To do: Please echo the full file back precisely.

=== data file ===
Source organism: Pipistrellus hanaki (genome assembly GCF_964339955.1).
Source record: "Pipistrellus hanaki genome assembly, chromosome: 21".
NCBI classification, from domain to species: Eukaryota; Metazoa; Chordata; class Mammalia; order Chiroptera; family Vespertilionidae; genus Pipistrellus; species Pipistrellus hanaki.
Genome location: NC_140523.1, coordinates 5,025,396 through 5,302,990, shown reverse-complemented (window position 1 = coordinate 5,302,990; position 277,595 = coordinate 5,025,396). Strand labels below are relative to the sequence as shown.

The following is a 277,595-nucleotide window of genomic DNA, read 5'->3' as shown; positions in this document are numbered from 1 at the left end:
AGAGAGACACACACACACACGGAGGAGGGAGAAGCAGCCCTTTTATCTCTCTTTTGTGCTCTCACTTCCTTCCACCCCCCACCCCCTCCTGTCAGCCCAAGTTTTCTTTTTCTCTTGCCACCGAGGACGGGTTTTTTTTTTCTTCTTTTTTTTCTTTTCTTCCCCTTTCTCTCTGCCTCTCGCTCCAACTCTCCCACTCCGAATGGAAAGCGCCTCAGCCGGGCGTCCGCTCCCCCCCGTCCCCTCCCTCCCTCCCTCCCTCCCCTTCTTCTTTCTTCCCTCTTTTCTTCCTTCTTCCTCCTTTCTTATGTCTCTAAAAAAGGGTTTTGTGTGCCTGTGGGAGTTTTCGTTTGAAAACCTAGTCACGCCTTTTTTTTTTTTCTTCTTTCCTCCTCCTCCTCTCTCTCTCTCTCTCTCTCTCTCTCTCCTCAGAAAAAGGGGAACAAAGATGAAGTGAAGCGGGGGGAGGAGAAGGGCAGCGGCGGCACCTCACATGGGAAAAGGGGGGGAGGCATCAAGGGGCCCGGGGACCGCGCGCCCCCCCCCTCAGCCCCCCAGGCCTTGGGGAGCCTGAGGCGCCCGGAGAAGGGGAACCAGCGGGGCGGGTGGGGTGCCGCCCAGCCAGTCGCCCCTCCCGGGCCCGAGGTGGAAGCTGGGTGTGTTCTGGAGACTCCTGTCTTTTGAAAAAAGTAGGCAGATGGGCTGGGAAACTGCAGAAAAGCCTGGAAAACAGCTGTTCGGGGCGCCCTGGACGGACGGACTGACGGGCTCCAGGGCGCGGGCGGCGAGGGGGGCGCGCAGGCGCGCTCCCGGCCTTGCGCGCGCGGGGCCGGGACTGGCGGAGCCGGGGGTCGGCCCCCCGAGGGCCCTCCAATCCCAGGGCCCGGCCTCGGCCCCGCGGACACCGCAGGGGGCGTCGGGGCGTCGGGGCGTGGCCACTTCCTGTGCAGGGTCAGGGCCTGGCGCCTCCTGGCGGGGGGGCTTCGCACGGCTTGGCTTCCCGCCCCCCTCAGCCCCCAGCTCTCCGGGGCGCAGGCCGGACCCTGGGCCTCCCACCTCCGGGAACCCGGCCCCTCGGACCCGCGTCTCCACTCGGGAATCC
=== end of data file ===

Source organism: Pipistrellus hanaki (genome assembly GCF_964339955.1).
Source record: "Pipistrellus hanaki genome assembly, chromosome: 21".
NCBI classification, from domain to species: Eukaryota; Metazoa; Chordata; class Mammalia; order Chiroptera; family Vespertilionidae; genus Pipistrellus; species Pipistrellus hanaki.
Genome location: NC_140523.1, coordinates 5,025,396 through 5,302,990, shown reverse-complemented (window position 1 = coordinate 5,302,990; position 277,595 = coordinate 5,025,396). Strand labels below are relative to the sequence as shown.

The following is a 277,595-nucleotide window of genomic DNA, read 5'->3' as shown; positions in this document are numbered from 1 at the left end:
AGAGAGACACACACACACACGGAGGAGGGAGAAGCAGCCCTTTTATCTCTCTTTTGTGCTCTCACTTCCTTCCACCCCCCACCCCCTCCTGTCAGCCCAAGTTTTCTTTTTCTCTTGCCACCGAGGACGGGTTTTTTTTTTCTTCTTTTTTTTCTTTTCTTCCCCTTTCTCTCTGCCTCTCGCTCCAACTCTCCCACTCCGAATGGAAAGCGCCTCAGCCGGGCGTCCGCTCCCCCCCGTCCCCTCCCTCCCTCCCTCCCTCCCCTTCTTCTTTCTTCCCTCTTTTCTTCCTTCTTCCTCCTTTCTTATGTCTCTAAAAAAGGGTTTTGTGTGCCTGTGGGAGTTTTCGTTTGAAAACCTAGTCACGCCTTTTTTTTTTTTCTTCTTTCCTCCTCCTCCTCTCTCTCTCTCTCTCTCTCTCTCTCTCCTCAGAAAAAGGGGAACAAAGATGAAGTGAAGCGGGGGGAGGAGAAGGGCAGCGGCGGCACCTCACATGGGAAAAGGGGGGGAGGCATCAAGGGGCCCGGGGACCGCGCGCCCCCCCCCTCAGCCCCCCAGGCCTTGGGGAGCCTGAGGCGCCCGGAGAAGGGGAACCAGCGGGGCGGGTGGGGTGCCGCCCAGCCAGTCGCCCCTCCCGGGCCCGAGGTGGAAGCTGGGTGTGTTCTGGAGACTCCTGTCTTTTGAAAAAAGTAGGCAGATGGGCTGGGAAACTGCAGAAAAGCCTGGAAAACAGCTGTTCGGGGCGCCCTGGACGGACGGACTGACGGGCTCCAGGGCGCGGGCGGCGAGGGGGGCGCGCAGGCGCGCTCCCGGCCTTGCGCGCGCGGGGCCGGGACTGGCGGAGCCGGGGGTCGGCCCCCCGAGGGCCCTCCAATCCCAGGGCCCGGCCTCGGCCCCGCGGACACCGCAGGGGGCGTCGGGGCGTCGGGGCGTGGCCACTTCCTGTGCAGGGTCAGGGCCTGGCGCCTCCTGGCGGGGGGGCTTCGCACGGCTTGGCTTCCCGCCCCCCTCAGCCCCCAGCTCTCCGGGGCGCAGGCCGGACCCTGGGCCTCCCACCTCCGGGAACCCGGCCCCTCGGACCCGCGTCTCCACTCGGGAATCC